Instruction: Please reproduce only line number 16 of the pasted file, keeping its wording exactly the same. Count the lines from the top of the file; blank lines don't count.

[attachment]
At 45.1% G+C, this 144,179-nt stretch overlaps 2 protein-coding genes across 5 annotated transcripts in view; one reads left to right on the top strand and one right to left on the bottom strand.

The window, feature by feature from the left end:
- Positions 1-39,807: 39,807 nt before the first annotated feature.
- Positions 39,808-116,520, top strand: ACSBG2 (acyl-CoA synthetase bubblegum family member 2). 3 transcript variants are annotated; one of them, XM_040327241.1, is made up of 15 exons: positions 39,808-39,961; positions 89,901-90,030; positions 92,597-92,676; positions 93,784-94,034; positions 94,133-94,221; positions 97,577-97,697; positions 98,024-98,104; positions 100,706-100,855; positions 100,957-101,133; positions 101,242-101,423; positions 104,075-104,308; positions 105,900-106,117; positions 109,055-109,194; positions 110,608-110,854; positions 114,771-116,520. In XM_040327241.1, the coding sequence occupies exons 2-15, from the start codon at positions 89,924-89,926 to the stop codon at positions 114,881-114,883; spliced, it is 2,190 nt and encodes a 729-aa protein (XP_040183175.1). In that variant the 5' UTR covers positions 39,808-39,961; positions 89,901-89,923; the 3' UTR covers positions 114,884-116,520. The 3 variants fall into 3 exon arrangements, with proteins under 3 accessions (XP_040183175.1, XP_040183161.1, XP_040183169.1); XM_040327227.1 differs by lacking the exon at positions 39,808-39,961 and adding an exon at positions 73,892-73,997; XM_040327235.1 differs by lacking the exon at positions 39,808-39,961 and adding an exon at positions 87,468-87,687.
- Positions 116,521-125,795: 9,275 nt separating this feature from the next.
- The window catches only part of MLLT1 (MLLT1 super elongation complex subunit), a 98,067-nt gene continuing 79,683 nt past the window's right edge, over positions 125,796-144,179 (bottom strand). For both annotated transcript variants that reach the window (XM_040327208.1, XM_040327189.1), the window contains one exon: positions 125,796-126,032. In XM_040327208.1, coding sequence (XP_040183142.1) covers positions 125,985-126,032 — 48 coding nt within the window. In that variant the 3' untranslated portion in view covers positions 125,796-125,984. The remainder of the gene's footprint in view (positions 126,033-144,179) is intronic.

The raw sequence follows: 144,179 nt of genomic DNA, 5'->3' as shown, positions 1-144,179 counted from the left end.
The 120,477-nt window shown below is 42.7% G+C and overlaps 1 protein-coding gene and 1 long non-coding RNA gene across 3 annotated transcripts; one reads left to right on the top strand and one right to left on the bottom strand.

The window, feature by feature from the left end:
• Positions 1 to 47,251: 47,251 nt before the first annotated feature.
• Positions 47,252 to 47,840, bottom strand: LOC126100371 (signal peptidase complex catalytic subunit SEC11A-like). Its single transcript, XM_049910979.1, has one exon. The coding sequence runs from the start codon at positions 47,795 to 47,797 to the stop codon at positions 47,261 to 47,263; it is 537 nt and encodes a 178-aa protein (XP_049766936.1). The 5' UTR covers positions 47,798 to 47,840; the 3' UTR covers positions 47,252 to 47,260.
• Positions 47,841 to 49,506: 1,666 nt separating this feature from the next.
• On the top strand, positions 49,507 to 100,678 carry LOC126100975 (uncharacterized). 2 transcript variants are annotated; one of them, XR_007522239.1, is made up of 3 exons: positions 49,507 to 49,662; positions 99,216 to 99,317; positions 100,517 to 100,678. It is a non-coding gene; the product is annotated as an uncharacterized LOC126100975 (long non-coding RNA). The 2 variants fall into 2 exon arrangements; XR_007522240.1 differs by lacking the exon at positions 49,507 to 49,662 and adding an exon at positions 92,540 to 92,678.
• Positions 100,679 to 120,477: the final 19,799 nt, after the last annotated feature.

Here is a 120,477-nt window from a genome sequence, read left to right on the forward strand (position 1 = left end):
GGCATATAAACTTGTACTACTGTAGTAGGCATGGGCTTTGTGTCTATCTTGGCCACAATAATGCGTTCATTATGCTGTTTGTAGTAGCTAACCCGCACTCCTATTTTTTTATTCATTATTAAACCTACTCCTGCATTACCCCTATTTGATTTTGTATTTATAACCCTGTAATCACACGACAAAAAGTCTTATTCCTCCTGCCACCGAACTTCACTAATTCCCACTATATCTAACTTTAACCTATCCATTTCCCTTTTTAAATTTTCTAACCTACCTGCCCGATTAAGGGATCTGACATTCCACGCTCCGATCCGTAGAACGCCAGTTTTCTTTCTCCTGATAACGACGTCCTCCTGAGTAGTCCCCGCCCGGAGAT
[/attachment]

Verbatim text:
GGCATATAAACTTGTACTACTGTAGTAGGCATGGGCTTTGTGTCTATCTTGGCCACAATAATGCGTTCATTATGCTGTTTGTAGTAGCTAACCCGCACTCCTATTTTTTTATTCATTATTAAACCTACTCCTGCATTACCCCTATTTGATTTTGTATTTATAACCCTGTAATCACACGACAAAAAGTCTTATTCCTCCTGCCACCGAACTTCACTAATTCCCACTATATCTAACTTTAACCTATCCATTTCCCTTTTTAAATTTTCTAACCTACCTGCCCGATTAAGGGATCTGACATTCCACGCTCCGATCCGTAGAACGCCAGTTTTCTTTCTCCTGATAACGACGTCCTCCTGAGTAGTCCCCGCCCGGAGAT